Brandwatch announced that 3,200,000,000 or if you stopped counting the zeros, 3.2 billion images are shared every day1. That’s roughly 37,000 images per second.
By the time you finish reading this paragraph, over 370,000 images will have been shared online.
That’s pretty amazing if you think about it. Welcome to the power of the Internet. Let me ask you another question.
How many of those images do you think are accessible to everyone?
I’m not talking about classified, private, top-secret images. I’m talking about images available to the general public. How many of them do you think are accessible to deafblind, blind, color-blind, low-vision, low-bandwidth Internet users?
Obviously, we don’t have the ability to answer that question today. However, if you guessed not all of them, you would be right. However many images that are accessible online, they are a mere drop in the bucket.
Why I’m excited about making images accessible?
Whoo, let me tell you that accessibility is amazing but there is a lot of information to be aware of when it comes to making your website accessible. Especially when using images that’s plastered all over the Internet.
What I’ve learned from taking Deque University’s course on images, SVGs, and canvas (the HTML element, not the app) really opened my eyes to the amount of ignorance I had up to this point.
Remember that little tidbit earlier,? 3.2 billion images per day?
Let’s frame that statistic a different way. If all those images were shared by everyone in the United States (which has roughly 329 million people 2 ), that’s 9.7 images per day. If all those people took 3 minutes to add an alt tag to each image, it would take thirty minutes to make all those images accessible.
Granted, it’s not simple as adding an alt tag but it’s a starting point.
What is this certification about?
Web accessibility is important. There’s a lot of inaccessible content online. By learning and practicing the best accessibility methods for making content accessible, we can improve every user’s experience.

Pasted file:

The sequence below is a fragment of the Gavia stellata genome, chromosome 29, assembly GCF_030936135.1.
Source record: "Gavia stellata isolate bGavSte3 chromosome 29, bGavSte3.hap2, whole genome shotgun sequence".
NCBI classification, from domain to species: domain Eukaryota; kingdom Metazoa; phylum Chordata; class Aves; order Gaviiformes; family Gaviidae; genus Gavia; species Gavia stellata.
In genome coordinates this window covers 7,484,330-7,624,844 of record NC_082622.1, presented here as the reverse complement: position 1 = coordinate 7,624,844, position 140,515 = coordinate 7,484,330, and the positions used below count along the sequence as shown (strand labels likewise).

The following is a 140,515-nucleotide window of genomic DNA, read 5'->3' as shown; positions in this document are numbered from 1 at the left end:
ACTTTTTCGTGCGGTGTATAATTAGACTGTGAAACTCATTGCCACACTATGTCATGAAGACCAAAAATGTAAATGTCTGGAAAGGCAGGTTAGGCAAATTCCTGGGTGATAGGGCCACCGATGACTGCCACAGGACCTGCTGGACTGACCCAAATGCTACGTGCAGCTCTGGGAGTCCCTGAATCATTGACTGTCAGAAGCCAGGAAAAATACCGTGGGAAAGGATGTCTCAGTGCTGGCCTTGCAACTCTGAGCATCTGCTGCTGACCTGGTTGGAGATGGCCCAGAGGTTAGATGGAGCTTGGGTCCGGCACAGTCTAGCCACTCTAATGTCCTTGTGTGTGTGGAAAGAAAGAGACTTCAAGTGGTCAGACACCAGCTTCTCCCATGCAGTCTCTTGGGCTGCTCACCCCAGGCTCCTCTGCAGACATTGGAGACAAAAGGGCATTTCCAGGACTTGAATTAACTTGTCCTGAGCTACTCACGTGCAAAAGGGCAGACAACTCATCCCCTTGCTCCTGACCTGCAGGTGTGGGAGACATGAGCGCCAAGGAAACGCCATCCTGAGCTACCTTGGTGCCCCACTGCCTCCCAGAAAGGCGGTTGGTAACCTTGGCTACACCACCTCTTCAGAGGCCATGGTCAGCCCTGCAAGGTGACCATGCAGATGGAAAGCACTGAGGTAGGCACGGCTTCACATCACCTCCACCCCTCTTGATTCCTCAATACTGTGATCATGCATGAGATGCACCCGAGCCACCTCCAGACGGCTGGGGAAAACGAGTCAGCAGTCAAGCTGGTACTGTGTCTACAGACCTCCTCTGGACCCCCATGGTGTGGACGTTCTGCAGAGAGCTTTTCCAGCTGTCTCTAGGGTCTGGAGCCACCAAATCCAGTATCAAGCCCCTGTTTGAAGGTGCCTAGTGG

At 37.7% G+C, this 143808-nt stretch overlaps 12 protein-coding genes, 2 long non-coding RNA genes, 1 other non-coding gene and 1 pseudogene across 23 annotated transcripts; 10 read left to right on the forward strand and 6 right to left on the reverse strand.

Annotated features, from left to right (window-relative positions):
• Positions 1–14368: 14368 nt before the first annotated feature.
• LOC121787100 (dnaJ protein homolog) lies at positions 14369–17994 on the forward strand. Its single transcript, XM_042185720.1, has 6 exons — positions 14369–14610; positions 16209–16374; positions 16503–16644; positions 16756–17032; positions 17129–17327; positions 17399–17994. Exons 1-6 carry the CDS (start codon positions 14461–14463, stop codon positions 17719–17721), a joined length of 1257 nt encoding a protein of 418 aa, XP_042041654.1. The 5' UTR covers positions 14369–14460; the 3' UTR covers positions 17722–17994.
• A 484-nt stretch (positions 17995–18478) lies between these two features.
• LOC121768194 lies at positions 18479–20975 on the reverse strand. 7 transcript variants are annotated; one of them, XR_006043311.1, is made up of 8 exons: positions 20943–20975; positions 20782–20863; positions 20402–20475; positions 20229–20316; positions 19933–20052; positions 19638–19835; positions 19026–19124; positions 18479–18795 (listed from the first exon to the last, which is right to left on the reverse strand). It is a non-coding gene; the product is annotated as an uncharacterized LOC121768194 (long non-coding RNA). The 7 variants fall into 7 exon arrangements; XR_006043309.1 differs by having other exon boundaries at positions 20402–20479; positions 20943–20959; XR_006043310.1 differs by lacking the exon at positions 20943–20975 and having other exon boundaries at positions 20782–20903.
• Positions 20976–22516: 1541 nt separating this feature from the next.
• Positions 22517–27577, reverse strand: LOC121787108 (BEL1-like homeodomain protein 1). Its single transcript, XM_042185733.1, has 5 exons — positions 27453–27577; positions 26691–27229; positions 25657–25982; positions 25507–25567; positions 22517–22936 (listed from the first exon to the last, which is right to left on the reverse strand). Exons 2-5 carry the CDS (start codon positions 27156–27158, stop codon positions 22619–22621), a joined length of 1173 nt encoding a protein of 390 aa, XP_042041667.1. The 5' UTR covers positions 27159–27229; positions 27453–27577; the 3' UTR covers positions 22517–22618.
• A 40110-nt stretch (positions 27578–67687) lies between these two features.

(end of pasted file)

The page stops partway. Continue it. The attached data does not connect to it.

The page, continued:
As part of my professional development goals, I’m enrolled in Deque University‘s web accessibility program. This program will prepare me for the next step which is to gain IAAP certification as a web accessibility professional (more details on that in a moment).
About Deque University
Deque University is an extension of Deque Systems where the focus is on finding and fixing accessibility issues on websites and mobile apps. They are the creator behind the awesome axe which is an accessibility toolkit I use on a daily basis.
Deque System recognizes the value of educating people about web accessibility. In addition to offering courses on different accessibility topics, they also have an IAAP exam preparation course. These courses allow you to gain a clear and in-depth understanding of web accessibility and contribute to a better Internet experience.
Note: One of the most wonderful benefits of Deque University is that they allow people with disabilities like myself to enroll for free. This lowers the cost of entry into the web accessibility profession especially since it will cost at least $900 to take two exams.
About IAAP certifications
The International Association of Accessibility Professionals (or IAAP for short) is a non-profit membership-based organization that includes notable members such as AbilityNet, Barclays, Deque, IBM, Microsoft, The Pacello Group and more.